The waitress goes away. ‘Here’s where we are,’ Dirk says. ‘The novel. I don’t know where else I can turn with it.’
‘What about Caldron, Whistler, Rupert League? Try the American presses.’
‘You don’t want Europeans to read the novel?’
‘I want readings,’ I say. ‘I want debates, interviews, awards. I want pink champagne every night for the rest of my life. But I want it in London. London or New York.’
‘So we need another edit.’
‘Look,’ he says, ‘it’s time you moved out of the counties. Where is it you’re staying? Cambridge? That place rots the mind. There’s no excuse for another tweed novel about quads and bicycles with people walking around quoting Latin. Don’t start thinking there is. If you want London then at least move here. Everyone moves here eventually. You think that commuting makes you some kind of railway gent?’
I’m barely listening to this. Dirk looks at the menu while I defend myself, but I imagine he’s not listening, only trying to avoid looking at me. Across the room our skinny waitress is presenting a cork to an old man who smells it before nodding his head. His guests laugh and make fun of his sophistication. They seem unaware that he has just exposed himself as someone who knows absolutely nothing about wine. Even the waitress looks impressed. I wipe my forehead with a napkin. ‘I’m pent up,’ I say. ‘It’s my research. It’s this life of the mind.’
I’ve no idea what I’m talking about, or what I mean to convey with the slow nod I give in response to this question. Dirk tries to look sympathetic. ‘What are you researching?’ he says.
I feel like telling him the truth – nothing – but instead I say, not very convincingly, ‘Hamlet.’
‘Hamlet?’ he says. ‘No wonder you look like shit.’
‘I’m looking at the grave-digging scene. You know, act five scene one. Alas, poor Yorick, I knew him well.’
Dirk looks confused. ‘Just that scene. That’s your research?’
I’m too tired to freestyle about Hamlet, so I nod again, but get the feeling he knows I’m lying. He says, without looking up from his meal, ‘Alas, poor Yorick, I knew him, Horatio.’
I stop listening. Dirk is saying something like, ‘Metropolitan books are over. Bloomsbury hardly exists. You have to write the commuter novel, something structured like a train line.’ I watch his lips move, hear his voice, but am able in the depth of my haze to ignore the words entirely.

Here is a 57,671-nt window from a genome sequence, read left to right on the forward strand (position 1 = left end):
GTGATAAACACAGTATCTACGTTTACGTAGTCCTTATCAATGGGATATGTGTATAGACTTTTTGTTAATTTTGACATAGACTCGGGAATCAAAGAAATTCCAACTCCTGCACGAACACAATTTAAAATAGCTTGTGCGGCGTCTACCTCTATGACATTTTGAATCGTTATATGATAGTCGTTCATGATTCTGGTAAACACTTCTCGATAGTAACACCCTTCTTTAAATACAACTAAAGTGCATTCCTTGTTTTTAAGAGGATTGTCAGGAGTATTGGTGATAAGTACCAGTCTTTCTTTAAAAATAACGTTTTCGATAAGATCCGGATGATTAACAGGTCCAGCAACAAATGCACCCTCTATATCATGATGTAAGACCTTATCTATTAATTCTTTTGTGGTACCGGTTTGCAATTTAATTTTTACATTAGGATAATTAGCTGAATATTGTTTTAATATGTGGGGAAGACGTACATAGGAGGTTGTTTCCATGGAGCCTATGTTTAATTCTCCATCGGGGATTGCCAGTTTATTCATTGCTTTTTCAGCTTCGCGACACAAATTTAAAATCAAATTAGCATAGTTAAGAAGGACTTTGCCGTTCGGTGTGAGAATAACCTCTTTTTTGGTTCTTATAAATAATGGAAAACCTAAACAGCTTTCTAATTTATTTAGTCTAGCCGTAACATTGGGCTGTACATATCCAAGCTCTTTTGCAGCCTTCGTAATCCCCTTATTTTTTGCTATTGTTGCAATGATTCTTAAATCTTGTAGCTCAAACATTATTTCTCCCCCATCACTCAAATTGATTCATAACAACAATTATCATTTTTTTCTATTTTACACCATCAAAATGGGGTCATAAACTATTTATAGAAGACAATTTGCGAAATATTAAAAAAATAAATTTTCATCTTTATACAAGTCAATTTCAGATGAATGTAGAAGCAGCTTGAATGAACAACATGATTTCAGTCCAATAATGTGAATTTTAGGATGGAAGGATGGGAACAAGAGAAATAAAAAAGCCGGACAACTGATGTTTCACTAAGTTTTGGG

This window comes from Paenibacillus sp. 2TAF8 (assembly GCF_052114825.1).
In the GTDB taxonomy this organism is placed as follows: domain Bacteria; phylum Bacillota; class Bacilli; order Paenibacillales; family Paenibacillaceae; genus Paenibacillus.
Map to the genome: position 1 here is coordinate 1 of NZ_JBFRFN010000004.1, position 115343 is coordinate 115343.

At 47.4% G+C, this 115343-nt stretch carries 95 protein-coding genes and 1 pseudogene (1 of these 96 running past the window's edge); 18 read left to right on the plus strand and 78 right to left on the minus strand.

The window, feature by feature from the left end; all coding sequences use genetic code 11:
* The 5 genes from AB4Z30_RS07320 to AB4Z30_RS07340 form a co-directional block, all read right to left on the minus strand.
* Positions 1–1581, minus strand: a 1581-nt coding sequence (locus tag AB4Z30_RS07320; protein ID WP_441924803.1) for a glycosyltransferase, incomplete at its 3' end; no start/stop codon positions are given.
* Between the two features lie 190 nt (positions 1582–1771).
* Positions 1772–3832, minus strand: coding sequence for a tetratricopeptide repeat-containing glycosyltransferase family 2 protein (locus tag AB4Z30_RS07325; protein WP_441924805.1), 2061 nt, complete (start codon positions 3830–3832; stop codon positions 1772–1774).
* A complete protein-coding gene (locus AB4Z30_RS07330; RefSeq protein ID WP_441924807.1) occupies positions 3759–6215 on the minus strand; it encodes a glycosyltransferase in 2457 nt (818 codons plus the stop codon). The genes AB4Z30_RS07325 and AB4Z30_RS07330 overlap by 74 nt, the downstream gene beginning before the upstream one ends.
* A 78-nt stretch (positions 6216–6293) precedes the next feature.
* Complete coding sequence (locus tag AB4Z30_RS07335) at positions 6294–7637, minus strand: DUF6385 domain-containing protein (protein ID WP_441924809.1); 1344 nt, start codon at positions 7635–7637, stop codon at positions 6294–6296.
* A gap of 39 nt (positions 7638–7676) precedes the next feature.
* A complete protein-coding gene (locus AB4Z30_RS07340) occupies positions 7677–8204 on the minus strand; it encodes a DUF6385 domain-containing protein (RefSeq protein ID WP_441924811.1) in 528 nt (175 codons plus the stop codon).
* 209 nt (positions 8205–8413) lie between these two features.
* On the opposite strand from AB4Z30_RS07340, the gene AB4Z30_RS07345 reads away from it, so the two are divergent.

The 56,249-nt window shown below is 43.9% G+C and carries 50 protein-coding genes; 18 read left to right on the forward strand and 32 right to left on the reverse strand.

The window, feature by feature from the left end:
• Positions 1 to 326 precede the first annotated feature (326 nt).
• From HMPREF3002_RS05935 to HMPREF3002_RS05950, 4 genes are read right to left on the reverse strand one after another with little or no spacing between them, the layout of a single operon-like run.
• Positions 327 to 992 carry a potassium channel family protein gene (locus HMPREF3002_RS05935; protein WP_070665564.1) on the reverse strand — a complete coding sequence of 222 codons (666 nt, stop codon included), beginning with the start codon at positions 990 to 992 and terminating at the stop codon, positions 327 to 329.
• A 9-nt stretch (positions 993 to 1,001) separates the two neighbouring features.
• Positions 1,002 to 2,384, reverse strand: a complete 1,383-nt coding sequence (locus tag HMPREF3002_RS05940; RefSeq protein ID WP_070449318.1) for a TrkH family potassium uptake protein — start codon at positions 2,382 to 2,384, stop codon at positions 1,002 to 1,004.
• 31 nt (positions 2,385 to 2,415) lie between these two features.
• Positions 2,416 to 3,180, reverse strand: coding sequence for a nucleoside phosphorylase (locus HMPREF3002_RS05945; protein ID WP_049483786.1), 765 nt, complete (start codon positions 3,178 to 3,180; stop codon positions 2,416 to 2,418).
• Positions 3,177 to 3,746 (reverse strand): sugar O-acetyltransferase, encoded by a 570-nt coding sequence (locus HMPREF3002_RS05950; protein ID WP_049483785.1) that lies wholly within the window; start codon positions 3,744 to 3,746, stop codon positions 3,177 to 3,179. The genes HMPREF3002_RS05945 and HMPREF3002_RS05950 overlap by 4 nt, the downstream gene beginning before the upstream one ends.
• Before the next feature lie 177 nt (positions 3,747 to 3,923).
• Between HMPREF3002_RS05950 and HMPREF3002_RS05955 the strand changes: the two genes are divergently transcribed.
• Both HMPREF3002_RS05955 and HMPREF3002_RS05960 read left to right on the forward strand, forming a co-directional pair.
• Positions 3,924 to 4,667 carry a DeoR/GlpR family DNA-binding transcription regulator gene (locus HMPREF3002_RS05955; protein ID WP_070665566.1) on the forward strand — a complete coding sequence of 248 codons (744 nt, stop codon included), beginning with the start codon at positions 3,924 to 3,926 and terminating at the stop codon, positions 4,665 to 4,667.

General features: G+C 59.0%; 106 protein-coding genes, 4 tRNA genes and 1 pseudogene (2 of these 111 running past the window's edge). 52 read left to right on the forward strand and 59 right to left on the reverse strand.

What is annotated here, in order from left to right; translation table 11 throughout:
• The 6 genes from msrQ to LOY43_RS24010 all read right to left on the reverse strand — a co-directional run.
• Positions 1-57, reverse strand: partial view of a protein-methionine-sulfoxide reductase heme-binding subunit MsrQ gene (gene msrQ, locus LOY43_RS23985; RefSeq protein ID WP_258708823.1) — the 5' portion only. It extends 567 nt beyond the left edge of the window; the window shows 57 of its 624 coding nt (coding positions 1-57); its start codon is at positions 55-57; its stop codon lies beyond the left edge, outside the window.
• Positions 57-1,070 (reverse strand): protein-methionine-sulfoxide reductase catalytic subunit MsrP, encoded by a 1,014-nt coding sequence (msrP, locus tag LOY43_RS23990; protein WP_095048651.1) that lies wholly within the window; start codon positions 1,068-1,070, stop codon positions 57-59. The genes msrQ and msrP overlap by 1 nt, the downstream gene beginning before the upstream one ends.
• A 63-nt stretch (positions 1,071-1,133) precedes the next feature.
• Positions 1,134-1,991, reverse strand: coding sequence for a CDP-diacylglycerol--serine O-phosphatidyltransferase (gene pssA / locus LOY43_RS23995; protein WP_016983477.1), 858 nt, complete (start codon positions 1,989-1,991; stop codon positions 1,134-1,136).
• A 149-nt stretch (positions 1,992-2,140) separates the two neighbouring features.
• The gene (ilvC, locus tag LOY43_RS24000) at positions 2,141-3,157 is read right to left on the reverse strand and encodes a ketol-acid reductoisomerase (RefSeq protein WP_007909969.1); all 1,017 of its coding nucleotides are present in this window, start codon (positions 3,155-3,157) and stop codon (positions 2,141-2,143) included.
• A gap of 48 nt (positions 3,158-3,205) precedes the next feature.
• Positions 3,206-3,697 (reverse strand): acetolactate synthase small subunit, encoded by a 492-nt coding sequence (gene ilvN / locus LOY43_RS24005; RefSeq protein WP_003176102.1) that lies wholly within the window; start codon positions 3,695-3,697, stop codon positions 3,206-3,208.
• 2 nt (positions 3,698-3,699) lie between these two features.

Out of the window a group of girls dressed in hockey skirts are crossing the road. They look eighteen, maybe older, and as I stare at the neat row of their patterned socks, then at my own reflection in the window, alternating my focus in a kind of stupor, I have the ridiculous impression that I am among these girls, like an apparition. The window shows I’m graying already, wrinkling even, beginning to look entirely unlike myself. The girls go on laughing, and as I’m sitting there in the restaurant I’m reminded of a former version of myself, a teenager who watched laughing girls in a bar while a conversation about Milton passed him by. As Dirk goes on talking, I imagine being the type of man who is not interested in being a type of man. Rain falls on the window. One of us says: ‘We’ll send the novel to Max Beaker at Cauldron. It’s time people found out who you are.’
(c) Paul Sweeten, 2013
Paul Sweeten has published fiction in Ambit and Flash: The International Short Story Magazine. His essays have appeared in Persuasions: The Jane Austen Journal, The Journal of the Short Story in English and The Oxonian Review. He is co-Editor of The Harlequin, a new literary quarterly found at www.theharlequin.org
Cliff Chapman is Leicester born, Manx raised and available with a number of bonus features including: theatre; voice acting; audiobook directing; idents; music videos, short films and commercials. He is represented by Meredith Westwood Management and is easily won over by red wine.